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The existence of Hawking radiation creates a serious problem for theoreticians. It seems to be the only process in physics that deletes information from the universe. 

The basic properties of the material that went into making the black hole appear to be lost forever; the radiation that comes out tells us nothing about them. This is the so-called information paradox that scientists have been trying to solve for decades. Hawking's own take on the mystery, which was published in 2016, is that the information isn't truly lost. It's stored in a cloud of zero-energy particles surrounding the black hole, which he dubbed "soft hair." But Hawking's hairy black hole theorem is only one of several hypotheses that have been put forward, and to date no one knows the true answer.

Primordial black holes

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Black holes are created from the gravitational collapse of pre-existing matter such as stars. But it's also possible that some were created spontaneously in the very early universe, soon after the Big Bang. 

Hawking was the first person to explore the theory behind such primordial black holes in depth. It turns out they could have virtually any mass whatsoever, from very light to very heavy — though the really tiny ones would have "evaporated" into nothing by now due to Hawking radiation. One intriguing possibility considered by Hawking is that primordial black holes might make up the mysterious dark matter that astronomers believe permeates the universe. However, as LiveScience previously reported, current observational evidence indicates that this is unlikely. Either way, we currently don't have observational tools to detect primordial black holes or to say whether they make up dark matter.

The multiverse

A conceptual illustration of the multiverse theory.  (Image credit: Getty Images )
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One of the topics Hawking tinkered with toward the end of his life was the multiverse theory — the idea that our universe, with its beginning in the Big Bang, is just one of an infinite number of coexisting bubble universes. 

Hawking wasn't happy with the suggestion, made by some scientists, that any ludicrous situation you can imagine must be happening right now somewhere in that infinite ensemble. So, in his very last paper in 2018, Hawking sought, in his own words, to "try to tame the multiverse." He proposed a novel mathematical framework that, while not dispensing with the multiverse altogether, rendered it finite rather than infinite. But as with any speculation concerning parallel universes, we have no idea if his ideas are right. And it seems unlikely that scientists will be able to test his idea any time soon.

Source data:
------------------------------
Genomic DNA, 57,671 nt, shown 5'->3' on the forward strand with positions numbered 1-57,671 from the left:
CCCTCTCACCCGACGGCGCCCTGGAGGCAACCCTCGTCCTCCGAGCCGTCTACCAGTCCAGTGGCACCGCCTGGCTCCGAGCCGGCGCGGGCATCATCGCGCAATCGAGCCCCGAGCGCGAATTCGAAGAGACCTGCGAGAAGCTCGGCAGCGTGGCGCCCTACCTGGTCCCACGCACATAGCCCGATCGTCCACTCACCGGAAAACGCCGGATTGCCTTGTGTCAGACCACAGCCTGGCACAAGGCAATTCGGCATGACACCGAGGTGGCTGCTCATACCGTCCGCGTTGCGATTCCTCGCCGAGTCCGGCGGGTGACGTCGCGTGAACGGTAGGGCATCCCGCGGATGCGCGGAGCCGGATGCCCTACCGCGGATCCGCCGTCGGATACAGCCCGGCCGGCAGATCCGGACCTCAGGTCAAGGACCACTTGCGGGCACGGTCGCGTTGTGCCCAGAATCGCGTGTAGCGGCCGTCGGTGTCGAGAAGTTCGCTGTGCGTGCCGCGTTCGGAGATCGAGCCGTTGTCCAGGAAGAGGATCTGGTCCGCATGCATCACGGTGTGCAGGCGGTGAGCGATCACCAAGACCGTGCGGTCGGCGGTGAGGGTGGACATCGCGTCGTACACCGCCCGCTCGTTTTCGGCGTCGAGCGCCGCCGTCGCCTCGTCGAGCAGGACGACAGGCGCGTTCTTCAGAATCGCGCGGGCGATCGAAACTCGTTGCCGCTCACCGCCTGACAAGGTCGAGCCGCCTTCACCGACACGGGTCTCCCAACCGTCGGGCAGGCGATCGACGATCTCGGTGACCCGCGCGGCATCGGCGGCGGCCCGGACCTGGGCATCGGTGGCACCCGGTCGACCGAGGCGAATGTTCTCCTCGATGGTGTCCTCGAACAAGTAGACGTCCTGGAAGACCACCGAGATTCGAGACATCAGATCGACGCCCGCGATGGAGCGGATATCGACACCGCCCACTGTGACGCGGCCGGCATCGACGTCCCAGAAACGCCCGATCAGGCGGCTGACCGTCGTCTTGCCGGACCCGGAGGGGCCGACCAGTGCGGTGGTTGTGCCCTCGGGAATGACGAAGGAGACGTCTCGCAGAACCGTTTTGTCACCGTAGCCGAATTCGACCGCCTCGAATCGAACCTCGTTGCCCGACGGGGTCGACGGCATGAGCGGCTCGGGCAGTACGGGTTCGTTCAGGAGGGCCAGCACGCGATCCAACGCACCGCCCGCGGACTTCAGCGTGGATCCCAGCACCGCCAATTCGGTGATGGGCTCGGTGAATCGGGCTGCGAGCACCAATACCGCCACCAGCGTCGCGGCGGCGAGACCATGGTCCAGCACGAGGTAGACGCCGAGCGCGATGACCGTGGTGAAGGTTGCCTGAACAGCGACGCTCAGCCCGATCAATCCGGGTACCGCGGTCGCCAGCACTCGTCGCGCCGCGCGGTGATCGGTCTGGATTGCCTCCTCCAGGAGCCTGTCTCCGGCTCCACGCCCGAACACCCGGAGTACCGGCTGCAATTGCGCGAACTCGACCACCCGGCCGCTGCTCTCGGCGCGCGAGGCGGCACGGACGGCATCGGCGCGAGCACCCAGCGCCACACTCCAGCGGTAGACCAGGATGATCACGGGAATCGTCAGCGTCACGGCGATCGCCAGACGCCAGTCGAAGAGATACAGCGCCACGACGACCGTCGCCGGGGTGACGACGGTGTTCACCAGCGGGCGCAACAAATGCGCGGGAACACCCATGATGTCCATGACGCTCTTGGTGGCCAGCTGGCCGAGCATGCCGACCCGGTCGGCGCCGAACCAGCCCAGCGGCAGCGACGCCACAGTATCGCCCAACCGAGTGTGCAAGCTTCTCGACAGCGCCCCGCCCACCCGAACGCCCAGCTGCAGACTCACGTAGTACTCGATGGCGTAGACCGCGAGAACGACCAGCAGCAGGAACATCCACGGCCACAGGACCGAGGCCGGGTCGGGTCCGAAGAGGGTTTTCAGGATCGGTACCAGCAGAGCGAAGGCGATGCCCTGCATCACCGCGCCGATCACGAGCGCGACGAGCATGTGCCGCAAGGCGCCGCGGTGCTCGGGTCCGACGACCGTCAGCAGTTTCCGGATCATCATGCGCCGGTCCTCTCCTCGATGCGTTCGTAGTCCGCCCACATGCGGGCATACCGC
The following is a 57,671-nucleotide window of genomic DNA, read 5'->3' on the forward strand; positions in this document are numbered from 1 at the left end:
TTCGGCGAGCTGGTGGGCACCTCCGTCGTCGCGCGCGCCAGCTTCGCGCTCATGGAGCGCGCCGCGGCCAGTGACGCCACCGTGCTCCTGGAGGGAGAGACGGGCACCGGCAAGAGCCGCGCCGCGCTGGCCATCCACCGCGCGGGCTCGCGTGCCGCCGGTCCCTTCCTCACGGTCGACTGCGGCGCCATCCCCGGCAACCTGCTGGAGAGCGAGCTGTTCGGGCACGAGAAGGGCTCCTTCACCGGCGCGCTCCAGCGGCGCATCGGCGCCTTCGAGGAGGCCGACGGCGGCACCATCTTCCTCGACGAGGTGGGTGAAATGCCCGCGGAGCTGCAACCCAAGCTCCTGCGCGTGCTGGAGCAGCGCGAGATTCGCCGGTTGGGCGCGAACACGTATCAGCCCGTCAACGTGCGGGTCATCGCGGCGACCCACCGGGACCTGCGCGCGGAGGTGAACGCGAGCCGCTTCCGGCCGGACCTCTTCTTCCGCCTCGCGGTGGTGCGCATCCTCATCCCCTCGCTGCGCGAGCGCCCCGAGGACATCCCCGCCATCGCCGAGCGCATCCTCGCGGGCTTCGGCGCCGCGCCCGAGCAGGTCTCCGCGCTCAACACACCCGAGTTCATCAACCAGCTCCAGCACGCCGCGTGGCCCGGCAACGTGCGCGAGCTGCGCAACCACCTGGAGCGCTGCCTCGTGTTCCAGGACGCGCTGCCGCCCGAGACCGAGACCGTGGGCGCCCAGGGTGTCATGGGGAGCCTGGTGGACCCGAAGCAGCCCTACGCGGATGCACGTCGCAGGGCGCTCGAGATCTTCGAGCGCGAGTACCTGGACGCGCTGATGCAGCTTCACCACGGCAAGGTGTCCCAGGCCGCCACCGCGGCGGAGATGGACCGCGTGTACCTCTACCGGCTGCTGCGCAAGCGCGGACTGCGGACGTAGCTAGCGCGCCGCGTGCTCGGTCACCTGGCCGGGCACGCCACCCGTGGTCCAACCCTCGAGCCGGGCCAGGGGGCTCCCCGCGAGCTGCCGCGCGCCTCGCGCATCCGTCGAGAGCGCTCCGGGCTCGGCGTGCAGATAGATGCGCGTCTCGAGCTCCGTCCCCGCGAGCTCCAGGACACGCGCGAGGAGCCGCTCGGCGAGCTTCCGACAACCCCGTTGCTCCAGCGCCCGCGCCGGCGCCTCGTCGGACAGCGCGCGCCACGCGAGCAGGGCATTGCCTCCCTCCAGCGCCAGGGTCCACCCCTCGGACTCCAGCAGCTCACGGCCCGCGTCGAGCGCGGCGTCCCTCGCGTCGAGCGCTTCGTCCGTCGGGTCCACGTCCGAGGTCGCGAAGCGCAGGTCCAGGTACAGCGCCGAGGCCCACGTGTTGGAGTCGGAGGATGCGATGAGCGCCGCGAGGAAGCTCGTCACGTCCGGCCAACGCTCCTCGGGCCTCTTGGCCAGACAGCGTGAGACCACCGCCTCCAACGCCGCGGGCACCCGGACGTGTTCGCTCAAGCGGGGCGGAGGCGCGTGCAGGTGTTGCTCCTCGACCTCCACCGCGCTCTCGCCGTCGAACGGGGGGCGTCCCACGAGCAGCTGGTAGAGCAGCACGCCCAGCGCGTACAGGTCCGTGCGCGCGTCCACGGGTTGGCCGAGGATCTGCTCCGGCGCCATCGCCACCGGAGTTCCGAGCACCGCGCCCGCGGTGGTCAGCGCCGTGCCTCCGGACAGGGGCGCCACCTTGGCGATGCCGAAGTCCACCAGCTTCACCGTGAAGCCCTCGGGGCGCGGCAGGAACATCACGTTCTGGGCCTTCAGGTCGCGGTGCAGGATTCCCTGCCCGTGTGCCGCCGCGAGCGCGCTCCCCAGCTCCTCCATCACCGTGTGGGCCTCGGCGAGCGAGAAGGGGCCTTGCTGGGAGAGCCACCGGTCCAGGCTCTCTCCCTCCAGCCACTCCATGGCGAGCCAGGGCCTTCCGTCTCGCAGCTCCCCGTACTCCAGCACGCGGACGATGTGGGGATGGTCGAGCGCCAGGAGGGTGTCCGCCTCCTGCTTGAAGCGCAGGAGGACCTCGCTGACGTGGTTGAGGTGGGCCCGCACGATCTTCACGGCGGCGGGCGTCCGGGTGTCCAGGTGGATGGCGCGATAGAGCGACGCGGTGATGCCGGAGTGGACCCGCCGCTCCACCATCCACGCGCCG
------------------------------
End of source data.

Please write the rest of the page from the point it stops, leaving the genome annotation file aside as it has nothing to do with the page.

Chronology protection conjecture

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Surprising as it may sound, the laws of physics — as we understand them today — don't prohibit time travel. The solutions to Einstein's equations of general relativity include "closed time-like curves," which would effectively allow you to travel back into your own past. Hawking was bothered by this, because he felt that backward travel in time raised logical paradoxes that simply shouldn't be possible. 

So he suggested that some currently unknown law of physics prevents closed timelike curves from occurring — his so-called "chronology protection conjecture." But "conjecture" is just science-speak for "guess," and we really don't know whether time travel is possible or not.

No creator

This image is an adapted version of Michelangelo's work on the Sistine Chapel painted between 1508-1512. It depicts Adam touching the fingers of God.  (Image credit: Getty images )
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One of the questions cosmologists get asked most often is "what happened before the Big Bang?" Hawking's own view was that the question is meaningless. To all intents and purposes, time itself — as well as the universe and everything in it — began at the Big Bang. 

"For me, this means that there is no possibility of a creator," he said, and as LiveScience previously reported, "because there is no time for a creator to have existed in." That's an opinion many people will disagree with, but one that Hawking expressed on numerous occasions throughout his life. It almost certainly falls in the "will never be resolved one way or the other" category.

Doomsday prophecies

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In his later years, Hawking made a series of bleak prophecies concerning the future of humanity that he may or may not have been totally serious about, BBC reported (opens in new tab)

These range from the suggestion that the elusive Higgs boson, or "God particle," might trigger a vacuum bubble that would gobble up the universe to hostile alien invasions and artificial intelligence (AI) takeovers. Although Stephen Hawking was right about so many things, we'll just have to hope he was wrong about these.

Originally published on Live Science.

Andrew May

Andrew May holds a Ph.D. in astrophysics from Manchester University, U.K. For 30 years, he worked in the academic, government and private sectors, before becoming a science writer where he has written for Fortean Times, How It Works, All About Space, BBC Science Focus, among others. He has also written a selection of books including Cosmic Impact and Astrobiology: The Search for Life Elsewhere in the Universe, published by Icon Books.